Mauro Panteghini

Ospedale Luigi Sacco, Milano, Lombardy, Italy

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Publications (328)1027.56 Total impact

  • Federica Braga · Mauro Panteghini
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    ABSTRACT: In recent decades, the study of biological variation of laboratory analytes has received increased attention. The reasons for this interest are related to the potential practical applications of such knowledge. Biological variation data allow the derivation of important parameters for the interpretation and use of laboratory tests, such as the index of individuality for the evaluation of the utility of population reference intervals for the test interpretation, the estimate of significant change in a timed series of results of an individual, the number of specimens required to obtain an accurate estimate of the homeostatic set point of the analyte, and analytical performance specifications that assays should fulfil for their application in the clinical setting. It is, therefore, essential to experimentally derive biological variation information in an accurate and reliable way. Currently, a dated guideline for the biological variation data production and a more recent checklist to assist in the correct preparation of publications related to biological variation studies are available. Here we update and integrate, with examples, the available guideline for biological variation data production to help researchers to comply with the recommendations of the checklist for drafting manuscripts on biological variation. Particularly, we focus on the distribution of the data, an essential aspect to be considered for the derivation of biological variation data. Indeed, the difficulty in deriving reliable estimates of biological variation for those analytes, the measured concentrations of which are not normally distributed, is more and more evident.
    No preview · Article · Feb 2016 · Critical Reviews in Clinical Laboratory Sciences
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    ABSTRACT: To evaluate the impact of age- and gender-specific cut-offs for high-sensitivity cardiac troponin T (hs-cTnT) compared to the general 99th percentile hs-cTnT cut-off on diagnosis and prognosis of acute myocardial infarction (AMI).
    No preview · Article · Feb 2016
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    ABSTRACT: Study objective: We aim to prospectively validate the diagnostic accuracy of the recently developed 0-h/1-h algorithm, using high-sensitivity cardiac troponin T (hs-cTnT) for the early rule-out and rule-in of acute myocardial infarction. Methods: We enrolled patients presenting with suspected acute myocardial infarction and recent (<6 hours) onset of symptoms to the emergency department in a global multicenter diagnostic study. Hs-cTnT (Roche Diagnostics) and sensitive cardiac troponin I (Siemens Healthcare) were measured at presentation and after 1 hour, 2 hours, and 4 to 14 hours in a central laboratory. Patient triage according to the predefined hs-cTnT 0-hour/1-hour algorithm (hs-cTnT below 12 ng/L and Δ1 hour below 3 ng/L to rule out; hs-cTnT at least 52 ng/L or Δ1 hour at least 5 ng/L to rule in; remaining patients to the "observational zone") was compared against a centrally adjudicated final diagnosis by 2 independent cardiologists (reference standard). The final diagnosis was based on all available information, including coronary angiography and echocardiography results, follow-up data, and serial measurements of sensitive cardiac troponin I, whereas adjudicators remained blinded to hs-cTnT. Results: Among 1,282 patients enrolled, acute myocardial infarction was the final diagnosis for 213 (16.6%) patients. Applying the hs-cTnT 0-hour/1-hour algorithm, 813 (63.4%) patients were classified as rule out, 184 (14.4%) were classified as rule in, and 285 (22.2%) were triaged to the observational zone. This resulted in a negative predictive value and sensitivity for acute myocardial infarction of 99.1% (95% confidence interval [CI] 98.2% to 99.7%) and 96.7% (95% CI 93.4% to 98.7%) in the rule-out zone (7 patients with false-negative results), a positive predictive value and specificity for acute myocardial infarction of 77.2% (95% CI 70.4% to 83.0%) and 96.1% (95% CI 94.7% to 97.2%) in the rule-in zone, and a prevalence of acute myocardial infarction of 22.5% in the observational zone. Conclusion: The hs-cTnT 0-hour/1-hour algorithm performs well for early rule-out and rule-in of acute myocardial infarction.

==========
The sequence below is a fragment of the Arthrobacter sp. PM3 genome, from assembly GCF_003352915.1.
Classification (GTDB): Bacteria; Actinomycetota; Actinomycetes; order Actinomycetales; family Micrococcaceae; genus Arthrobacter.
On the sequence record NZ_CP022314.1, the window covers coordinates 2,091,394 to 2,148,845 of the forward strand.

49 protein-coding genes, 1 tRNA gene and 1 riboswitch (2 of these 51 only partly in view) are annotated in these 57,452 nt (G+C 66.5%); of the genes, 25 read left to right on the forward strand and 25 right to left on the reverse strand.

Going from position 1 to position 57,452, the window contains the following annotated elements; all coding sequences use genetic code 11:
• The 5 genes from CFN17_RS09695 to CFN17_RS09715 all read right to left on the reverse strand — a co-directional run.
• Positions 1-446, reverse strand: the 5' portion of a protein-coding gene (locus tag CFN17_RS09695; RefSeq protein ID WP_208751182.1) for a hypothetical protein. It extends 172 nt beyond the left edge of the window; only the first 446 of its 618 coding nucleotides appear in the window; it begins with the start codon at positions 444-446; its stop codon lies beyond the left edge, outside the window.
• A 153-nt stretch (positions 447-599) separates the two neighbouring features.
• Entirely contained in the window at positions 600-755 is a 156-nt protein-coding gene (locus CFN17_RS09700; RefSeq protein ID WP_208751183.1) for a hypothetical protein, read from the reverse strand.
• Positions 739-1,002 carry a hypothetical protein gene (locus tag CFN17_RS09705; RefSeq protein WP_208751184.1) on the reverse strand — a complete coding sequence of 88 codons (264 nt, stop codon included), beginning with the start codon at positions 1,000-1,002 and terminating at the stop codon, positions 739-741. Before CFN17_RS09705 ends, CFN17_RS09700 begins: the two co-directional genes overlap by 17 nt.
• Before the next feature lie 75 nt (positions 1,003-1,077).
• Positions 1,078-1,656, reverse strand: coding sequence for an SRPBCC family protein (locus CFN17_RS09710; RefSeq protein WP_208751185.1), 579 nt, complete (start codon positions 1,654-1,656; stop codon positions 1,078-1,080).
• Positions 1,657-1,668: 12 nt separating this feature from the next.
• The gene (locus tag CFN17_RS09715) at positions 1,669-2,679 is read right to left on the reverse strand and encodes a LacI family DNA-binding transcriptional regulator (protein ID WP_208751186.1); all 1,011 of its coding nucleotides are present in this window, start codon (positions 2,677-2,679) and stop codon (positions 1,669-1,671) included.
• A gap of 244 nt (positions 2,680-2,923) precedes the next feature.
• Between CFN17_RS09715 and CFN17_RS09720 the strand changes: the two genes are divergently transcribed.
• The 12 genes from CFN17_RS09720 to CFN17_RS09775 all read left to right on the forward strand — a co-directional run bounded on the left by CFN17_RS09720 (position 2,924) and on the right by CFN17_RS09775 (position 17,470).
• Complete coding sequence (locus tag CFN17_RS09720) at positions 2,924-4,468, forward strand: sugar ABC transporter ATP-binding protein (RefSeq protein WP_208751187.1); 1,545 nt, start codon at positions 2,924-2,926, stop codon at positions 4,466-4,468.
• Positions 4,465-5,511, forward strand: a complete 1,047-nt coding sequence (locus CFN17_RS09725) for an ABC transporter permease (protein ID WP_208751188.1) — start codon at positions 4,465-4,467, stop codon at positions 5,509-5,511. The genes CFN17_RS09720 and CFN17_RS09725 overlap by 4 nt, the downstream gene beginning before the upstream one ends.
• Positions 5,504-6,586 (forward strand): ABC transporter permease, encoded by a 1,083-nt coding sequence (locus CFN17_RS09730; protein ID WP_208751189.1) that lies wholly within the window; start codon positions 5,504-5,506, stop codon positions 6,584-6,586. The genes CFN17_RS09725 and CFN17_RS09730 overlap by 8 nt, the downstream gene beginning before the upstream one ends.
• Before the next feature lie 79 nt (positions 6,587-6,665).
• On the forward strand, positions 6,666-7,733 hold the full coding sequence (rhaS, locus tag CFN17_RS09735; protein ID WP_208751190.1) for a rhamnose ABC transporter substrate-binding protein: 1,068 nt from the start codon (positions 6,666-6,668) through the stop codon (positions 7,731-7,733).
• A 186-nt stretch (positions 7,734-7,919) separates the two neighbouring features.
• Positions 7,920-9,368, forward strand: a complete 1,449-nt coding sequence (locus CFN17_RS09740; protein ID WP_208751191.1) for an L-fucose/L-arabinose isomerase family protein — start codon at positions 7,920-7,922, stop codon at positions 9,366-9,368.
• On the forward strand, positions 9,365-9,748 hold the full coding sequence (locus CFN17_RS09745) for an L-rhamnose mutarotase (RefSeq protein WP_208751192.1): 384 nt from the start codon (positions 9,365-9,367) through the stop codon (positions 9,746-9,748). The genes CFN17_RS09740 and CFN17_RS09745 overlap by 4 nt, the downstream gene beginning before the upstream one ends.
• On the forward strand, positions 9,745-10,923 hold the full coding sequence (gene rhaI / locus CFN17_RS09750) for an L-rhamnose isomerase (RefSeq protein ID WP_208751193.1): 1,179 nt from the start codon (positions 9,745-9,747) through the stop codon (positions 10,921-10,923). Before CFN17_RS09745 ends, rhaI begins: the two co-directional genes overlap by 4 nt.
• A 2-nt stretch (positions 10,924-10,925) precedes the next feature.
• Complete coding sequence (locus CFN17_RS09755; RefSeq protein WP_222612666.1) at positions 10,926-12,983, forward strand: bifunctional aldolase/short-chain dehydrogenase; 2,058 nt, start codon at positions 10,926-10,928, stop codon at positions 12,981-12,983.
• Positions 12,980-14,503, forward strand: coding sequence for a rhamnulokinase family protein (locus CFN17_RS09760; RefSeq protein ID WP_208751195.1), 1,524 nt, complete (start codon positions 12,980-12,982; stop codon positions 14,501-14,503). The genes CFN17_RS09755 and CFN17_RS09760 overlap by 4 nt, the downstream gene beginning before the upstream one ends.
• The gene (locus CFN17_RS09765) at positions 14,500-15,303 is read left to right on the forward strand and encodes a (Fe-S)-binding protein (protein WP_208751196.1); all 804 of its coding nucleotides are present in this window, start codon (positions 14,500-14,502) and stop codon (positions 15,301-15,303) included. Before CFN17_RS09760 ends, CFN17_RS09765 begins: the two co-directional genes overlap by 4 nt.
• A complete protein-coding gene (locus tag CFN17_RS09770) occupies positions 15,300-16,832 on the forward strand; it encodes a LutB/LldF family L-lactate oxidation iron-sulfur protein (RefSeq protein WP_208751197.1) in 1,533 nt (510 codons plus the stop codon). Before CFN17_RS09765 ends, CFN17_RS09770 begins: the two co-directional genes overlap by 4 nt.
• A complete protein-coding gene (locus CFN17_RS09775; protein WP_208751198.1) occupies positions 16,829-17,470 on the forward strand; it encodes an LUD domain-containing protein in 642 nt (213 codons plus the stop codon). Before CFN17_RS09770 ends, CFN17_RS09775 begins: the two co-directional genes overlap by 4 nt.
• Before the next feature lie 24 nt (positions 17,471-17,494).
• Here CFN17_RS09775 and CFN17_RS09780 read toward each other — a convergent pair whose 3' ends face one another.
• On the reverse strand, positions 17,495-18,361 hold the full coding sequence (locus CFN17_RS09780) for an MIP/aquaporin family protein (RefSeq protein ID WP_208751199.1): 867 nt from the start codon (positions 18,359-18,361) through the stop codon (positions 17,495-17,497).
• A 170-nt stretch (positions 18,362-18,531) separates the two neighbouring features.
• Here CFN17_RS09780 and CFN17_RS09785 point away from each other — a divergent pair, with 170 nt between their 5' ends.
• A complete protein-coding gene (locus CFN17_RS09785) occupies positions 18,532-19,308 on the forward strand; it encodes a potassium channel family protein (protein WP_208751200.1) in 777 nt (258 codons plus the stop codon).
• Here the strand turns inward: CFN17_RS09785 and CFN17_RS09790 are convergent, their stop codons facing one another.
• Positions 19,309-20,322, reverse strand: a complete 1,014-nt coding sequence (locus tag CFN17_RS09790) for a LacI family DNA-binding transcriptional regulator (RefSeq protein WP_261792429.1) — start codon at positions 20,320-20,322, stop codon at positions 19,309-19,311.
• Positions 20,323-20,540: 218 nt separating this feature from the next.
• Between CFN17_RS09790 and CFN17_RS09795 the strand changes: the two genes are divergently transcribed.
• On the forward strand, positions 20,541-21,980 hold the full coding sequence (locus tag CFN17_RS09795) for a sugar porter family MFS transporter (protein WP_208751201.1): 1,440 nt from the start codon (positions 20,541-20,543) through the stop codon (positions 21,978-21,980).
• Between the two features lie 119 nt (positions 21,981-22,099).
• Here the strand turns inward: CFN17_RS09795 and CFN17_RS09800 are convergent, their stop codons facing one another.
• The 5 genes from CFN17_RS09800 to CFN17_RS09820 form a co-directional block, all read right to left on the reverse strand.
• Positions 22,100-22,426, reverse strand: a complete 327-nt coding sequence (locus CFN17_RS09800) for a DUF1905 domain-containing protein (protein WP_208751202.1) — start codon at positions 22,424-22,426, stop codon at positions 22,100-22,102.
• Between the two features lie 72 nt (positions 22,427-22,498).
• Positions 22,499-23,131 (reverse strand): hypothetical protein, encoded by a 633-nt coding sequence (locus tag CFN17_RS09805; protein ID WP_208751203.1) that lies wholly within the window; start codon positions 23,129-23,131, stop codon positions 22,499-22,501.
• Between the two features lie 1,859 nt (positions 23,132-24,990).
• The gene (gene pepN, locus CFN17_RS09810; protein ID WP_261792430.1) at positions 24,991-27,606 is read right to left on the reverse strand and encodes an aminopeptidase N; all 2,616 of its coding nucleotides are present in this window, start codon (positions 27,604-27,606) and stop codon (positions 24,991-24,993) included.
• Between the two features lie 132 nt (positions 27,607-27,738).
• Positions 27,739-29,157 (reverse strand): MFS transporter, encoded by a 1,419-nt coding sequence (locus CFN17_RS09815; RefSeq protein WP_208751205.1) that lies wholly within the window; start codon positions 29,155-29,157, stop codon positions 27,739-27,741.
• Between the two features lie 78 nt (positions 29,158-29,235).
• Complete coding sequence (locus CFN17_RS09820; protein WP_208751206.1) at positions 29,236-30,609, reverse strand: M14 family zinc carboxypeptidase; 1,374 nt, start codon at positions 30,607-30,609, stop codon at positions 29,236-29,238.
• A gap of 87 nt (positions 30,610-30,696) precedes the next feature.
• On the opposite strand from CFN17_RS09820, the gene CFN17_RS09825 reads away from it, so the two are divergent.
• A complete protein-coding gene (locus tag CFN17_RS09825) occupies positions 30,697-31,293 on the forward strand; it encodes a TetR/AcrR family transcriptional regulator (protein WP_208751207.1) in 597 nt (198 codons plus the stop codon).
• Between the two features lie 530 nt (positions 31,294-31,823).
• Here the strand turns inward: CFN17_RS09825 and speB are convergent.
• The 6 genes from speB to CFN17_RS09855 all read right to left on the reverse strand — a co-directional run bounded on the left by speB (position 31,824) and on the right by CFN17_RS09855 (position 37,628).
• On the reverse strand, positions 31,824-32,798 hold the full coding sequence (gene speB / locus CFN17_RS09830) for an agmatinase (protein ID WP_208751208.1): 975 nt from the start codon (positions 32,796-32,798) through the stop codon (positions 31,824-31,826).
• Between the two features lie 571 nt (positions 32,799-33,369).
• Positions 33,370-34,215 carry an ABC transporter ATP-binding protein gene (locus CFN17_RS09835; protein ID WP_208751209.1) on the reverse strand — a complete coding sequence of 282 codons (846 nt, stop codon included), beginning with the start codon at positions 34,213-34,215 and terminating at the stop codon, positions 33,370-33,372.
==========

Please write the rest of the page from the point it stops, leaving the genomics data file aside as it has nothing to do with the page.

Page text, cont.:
Full-text · Article · Jan 2016 · Annals of Emergency Medicine
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    ABSTRACT: Objectives: Increased frequency of hyperamylasemia has previously been reported in human immunodeficiency virus (HIV)-positive patients, but studies determined total amylase activity and were performed before the introduction of highly active antiretroviral therapy (HAART). We evaluated the frequency of pancreatic hyperamylasemia in a large HIV+ population mostly treated with HAART.Methods: The upper reference limit (URL) for pancreatic amylase (P-AMY) was derived from 299 healthy blood donors. A cross-sectional study was then performed on samples obtained from 1,548 consecutive patients referred to our infectious disease clinic to assess serum P-AMY and lipase concentrations. Of the patients, 94% were HIV+, and most (92%) were taking HAART (HIV+Tx+).Results: P-AMY URL was 51 U/L. The frequency of P-AMY increase did not significantly differ between HIV+ and HIV - populations (14.2% vs 15.2%, P = .91) or between HIV+Tx+ and HIV+Tx - (14.7% vs 8.9%, P = .11). In almost half (48.3% of HIV+ and 42.9% of HIV -) of hyperamylasemic patients, lipase was normal, indicating a non pancreatic origin of their P-AMY increase. Markedly elevated P-AMY (>3 times the URL) was found in six HIV+ patients and in one HIV - patient: two had macroamylasemia, one acute pancreatitis, three (including the HIV - patient) chronic pancreatitis, and one chronic hyperamylasemia of undefined origin.Conclusions: In our study, both HIV+ and HIV+Tx+ do not show an increased frequency of P-AMY elevation. Frank pancreatic disease is rare in this clinical setting.